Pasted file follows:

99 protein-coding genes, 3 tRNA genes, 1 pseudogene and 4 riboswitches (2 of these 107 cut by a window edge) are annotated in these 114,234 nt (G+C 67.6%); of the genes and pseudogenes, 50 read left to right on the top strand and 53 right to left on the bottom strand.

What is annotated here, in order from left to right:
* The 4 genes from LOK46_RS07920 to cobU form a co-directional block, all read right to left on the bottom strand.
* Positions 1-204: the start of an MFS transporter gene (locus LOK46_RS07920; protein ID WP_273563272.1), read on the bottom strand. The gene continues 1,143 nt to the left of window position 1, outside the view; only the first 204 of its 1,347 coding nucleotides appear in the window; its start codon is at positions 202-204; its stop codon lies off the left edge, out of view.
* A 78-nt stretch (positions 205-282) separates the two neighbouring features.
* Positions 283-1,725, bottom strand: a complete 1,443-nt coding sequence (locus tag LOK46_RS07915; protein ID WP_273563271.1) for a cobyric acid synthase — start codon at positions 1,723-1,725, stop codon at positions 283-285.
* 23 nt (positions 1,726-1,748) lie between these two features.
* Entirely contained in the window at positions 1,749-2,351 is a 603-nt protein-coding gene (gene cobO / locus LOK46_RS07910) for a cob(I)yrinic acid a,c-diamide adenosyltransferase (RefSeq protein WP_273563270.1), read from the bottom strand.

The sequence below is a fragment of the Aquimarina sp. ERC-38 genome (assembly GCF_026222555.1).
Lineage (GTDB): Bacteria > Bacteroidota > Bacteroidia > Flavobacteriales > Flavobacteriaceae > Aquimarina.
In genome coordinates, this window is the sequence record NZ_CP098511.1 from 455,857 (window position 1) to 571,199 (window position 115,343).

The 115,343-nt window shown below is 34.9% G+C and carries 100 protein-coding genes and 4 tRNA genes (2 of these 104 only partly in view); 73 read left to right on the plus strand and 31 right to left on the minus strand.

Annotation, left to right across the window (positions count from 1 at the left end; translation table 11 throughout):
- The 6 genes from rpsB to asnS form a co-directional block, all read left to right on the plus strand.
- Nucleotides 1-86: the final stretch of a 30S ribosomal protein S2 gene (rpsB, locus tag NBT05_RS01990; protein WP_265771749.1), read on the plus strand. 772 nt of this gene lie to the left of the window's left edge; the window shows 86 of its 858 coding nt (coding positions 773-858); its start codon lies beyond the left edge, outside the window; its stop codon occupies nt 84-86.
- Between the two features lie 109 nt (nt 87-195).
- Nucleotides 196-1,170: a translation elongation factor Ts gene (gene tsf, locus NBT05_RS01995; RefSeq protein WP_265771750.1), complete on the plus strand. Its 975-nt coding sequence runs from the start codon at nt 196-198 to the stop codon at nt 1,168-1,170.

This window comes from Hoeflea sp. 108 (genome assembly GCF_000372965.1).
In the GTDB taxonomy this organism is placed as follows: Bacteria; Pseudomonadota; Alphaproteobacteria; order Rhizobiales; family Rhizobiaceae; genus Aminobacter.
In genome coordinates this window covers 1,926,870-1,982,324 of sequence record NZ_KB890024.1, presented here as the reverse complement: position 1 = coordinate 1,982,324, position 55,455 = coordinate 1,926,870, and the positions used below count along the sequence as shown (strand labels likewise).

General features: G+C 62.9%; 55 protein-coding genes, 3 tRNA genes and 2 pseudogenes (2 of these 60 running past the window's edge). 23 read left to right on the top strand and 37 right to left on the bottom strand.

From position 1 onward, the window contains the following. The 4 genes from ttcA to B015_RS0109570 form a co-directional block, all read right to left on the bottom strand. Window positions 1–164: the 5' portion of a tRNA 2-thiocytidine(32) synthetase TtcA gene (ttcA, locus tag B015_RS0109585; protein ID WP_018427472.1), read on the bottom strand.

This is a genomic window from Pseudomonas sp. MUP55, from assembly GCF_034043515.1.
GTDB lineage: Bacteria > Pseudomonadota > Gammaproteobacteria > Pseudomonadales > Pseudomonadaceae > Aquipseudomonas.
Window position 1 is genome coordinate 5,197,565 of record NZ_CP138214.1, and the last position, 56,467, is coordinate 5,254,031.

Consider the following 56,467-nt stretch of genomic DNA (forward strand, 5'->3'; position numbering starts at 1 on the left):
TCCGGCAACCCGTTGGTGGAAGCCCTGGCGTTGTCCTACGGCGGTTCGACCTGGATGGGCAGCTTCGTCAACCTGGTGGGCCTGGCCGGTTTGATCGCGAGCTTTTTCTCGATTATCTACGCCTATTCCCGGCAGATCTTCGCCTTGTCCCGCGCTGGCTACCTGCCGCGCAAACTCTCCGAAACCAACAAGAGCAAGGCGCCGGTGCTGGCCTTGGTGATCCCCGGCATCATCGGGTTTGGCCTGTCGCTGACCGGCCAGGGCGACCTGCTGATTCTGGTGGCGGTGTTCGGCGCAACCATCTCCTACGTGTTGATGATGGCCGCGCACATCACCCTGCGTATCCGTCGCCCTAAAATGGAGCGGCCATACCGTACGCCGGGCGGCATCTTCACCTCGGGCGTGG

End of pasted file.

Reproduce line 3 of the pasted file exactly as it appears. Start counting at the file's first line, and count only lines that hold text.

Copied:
* The 4 genes from LOK46_RS07920 to cobU form a co-directional block, all read right to left on the bottom strand.